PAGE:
The Board also noted that the extent to which the matter could result in a significant impact on expenditures for one or more school boards would necessarily require some degree of speculation, and that the Board would ultimately consider and balance all the factors found in section 28(8) of the SBCBA. The Board noted that the circumstances of the CUPE Application presented a special challenge for the Board in being able to appropriately balance the required factors, since CUPE had not yet drafted its actual proposals on a number of the issues in the CUPE Application.

The Issues To Be Bargained

The Board agreed with the CTA's position that CUPE had failed to show the likelihood of significant savings over the remaining two years of an agreement, and further, that although all 63 school boards maintained some form of attendance management policy and support programs, such policies and practices were administered within the context of individual cases, which were by their very nature "local".

Violence and the workplace procedures and policies:

CUPE had submitted that it wished to negotiate centrally "best practices" protected by contract language, and training funds for all its members so that they would be better able to implement the policies and procedures relating to workplace violence. The Board agreed with the CTA's position that the matter of training costs was severable from the remainder of CUPE's request and directed that CUPE's request to be able to negotiate funds for training in relation to policies, procedures, and preventative measures be addressed at the central bargaining table, while all other proposals regarding the topic were to be addressed at the local bargaining table.

Non-instructional supervision of students by ECEs and EAs during instructional time:

The Board noted that the nature and allocation of supervision duties for both ECEs and EAs depends upon factors which vary depending upon the individual school board. Furthermore, considering the novelty of the ECE program, there was not yet an analysis of the effectiveness of ECEs and EAs during the instructional day across the boards.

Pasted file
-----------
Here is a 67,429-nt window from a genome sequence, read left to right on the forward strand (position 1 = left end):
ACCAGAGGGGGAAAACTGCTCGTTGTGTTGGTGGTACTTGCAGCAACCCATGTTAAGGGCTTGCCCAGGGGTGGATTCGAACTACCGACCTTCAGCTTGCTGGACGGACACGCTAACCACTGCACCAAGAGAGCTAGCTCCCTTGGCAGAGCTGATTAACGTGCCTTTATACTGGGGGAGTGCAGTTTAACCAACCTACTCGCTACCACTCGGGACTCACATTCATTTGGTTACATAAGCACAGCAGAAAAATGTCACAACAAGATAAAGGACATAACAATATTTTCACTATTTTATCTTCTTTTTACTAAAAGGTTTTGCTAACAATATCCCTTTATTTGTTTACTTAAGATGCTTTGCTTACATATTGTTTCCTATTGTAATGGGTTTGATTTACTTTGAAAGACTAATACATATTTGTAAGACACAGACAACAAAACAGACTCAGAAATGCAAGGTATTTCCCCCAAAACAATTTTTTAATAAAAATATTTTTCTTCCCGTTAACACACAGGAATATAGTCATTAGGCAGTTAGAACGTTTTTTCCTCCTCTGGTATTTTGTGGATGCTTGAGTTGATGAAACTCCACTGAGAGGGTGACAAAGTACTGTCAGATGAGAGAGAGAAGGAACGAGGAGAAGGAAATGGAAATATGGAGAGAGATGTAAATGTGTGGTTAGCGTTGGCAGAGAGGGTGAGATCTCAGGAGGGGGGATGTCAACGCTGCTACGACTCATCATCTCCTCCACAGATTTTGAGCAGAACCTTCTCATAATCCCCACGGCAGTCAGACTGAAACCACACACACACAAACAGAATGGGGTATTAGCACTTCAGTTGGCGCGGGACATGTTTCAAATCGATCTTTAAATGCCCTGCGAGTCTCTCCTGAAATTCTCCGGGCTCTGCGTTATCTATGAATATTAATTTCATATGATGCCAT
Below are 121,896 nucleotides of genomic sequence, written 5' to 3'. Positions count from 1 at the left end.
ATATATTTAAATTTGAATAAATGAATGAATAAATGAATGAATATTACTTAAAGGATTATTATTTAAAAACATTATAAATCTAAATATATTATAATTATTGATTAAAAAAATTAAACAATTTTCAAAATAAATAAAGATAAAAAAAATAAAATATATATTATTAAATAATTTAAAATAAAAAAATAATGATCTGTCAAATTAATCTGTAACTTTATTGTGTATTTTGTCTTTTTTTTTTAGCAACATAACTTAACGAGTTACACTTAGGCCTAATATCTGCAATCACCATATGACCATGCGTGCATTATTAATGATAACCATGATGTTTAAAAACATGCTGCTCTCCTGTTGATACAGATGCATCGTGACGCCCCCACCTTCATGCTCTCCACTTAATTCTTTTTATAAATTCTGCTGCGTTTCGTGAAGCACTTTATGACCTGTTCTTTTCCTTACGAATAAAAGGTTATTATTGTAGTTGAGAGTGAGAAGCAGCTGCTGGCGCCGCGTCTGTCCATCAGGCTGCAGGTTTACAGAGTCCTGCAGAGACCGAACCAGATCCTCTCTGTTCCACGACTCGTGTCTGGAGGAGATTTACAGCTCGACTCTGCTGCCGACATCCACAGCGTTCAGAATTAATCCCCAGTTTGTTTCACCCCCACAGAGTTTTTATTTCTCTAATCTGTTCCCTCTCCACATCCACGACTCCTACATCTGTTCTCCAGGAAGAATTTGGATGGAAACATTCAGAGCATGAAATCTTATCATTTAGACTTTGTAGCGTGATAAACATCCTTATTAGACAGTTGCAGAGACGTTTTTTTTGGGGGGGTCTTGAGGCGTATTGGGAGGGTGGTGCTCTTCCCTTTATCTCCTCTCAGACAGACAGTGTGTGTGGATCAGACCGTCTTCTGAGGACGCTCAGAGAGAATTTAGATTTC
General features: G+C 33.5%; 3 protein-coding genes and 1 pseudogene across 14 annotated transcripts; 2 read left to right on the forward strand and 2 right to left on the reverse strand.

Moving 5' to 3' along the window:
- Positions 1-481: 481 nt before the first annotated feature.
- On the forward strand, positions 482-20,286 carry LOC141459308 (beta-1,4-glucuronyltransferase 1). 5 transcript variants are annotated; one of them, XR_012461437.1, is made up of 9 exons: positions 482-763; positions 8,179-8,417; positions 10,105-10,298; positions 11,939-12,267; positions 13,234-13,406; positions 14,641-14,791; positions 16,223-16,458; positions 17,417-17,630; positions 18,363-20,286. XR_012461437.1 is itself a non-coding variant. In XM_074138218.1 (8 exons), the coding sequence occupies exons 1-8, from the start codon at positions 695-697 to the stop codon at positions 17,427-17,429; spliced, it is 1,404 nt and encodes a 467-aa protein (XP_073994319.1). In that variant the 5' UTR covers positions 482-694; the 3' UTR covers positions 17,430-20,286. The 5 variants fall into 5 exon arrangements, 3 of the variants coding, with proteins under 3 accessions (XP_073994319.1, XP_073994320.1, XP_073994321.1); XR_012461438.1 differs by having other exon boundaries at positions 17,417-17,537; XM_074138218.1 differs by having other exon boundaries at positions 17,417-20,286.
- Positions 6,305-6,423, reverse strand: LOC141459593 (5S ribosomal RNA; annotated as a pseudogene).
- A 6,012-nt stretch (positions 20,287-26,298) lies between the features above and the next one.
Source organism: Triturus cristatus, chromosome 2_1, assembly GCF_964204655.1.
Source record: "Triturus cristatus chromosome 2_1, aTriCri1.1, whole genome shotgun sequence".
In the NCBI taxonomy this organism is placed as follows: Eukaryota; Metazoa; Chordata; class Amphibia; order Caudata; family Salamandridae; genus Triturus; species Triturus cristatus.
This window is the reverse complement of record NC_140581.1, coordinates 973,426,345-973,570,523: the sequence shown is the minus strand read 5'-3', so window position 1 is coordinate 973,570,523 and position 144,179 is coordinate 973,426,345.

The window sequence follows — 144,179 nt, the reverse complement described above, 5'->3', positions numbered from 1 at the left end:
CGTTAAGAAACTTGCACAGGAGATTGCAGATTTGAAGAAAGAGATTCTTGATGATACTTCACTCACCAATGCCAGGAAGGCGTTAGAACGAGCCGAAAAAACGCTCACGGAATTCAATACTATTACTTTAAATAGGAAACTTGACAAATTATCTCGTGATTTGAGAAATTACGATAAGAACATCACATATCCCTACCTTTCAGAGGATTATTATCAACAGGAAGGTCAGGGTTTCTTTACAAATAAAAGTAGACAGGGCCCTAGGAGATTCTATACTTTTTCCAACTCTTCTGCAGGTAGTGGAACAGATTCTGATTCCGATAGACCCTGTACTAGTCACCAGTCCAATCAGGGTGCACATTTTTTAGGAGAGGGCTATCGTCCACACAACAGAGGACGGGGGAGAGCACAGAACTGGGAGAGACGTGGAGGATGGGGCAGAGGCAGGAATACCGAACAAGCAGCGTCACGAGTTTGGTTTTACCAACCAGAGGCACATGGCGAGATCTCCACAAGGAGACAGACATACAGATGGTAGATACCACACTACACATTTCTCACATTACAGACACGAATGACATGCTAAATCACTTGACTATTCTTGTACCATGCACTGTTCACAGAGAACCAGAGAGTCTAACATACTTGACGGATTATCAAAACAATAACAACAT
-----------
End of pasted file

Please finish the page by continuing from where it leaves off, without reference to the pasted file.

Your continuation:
The Board also noted, however, that in the event that the Ministry of Education introduced relevant regulations on the subject of supervision, CUPE could request that the matter be re-visited by the Board.

Employees performing medical interventions:

CUPE had submitted that its members were not receiving standardized and proper training across the province, and that Ministry of Education policies were not being implemented consistently. The Board held that if CUPE sought to negotiate training funds for its members performing medical interventions, it would do so at the central bargaining table, but that given the lack of detail in CUPE's proposal, all other aspects of the topic were to be addressed at the local bargaining table.

Standardization of job descriptions and classifications:

CUPE had submitted that its goal was to ensure that the "same work" would attract the "same pay". The Board noted that on balance, the task of attempting to standardize job descriptions and classifications across four trustee associations and 63 school boards was a "massive undertaking", and was likely unrealistic. The Board further agreed with the CTA that the issue of job descriptions and classifications was inherently local.

Absence replacement in connection with workload:

CUPE had submitted that it wished to curtail school boards' ability to simply spread the work of an absent employee across those working on the days in question. CUPE asserted that if successful, absence replacement would have a significant impact upon expenditures, and would enhance students' educational experience.

The Board noted that CUPE's position called for a large degree of speculation, that there was no evidence of the possible degree of increased costs, or how students' educational experience would be enhanced. The Board therefore agreed with the CTA's position that the manner in which individual school boards address the issue of absent employees was extremely varied across the province, including variations as between schools within a particular board, and that the issue was therefore appropriate for local bargaining.

Contracting out and sharing of trades services and creation of a preventive maintenance program:

The Board agreed with the CTA's position that the 109 collective agreements in force between CUPE and the CTA school boards varied widely in the contract language addressing the topic. Furthermore, given the variety of needs across all boards in the province, the issue of sharing trades as between school boards could only be addressed locally.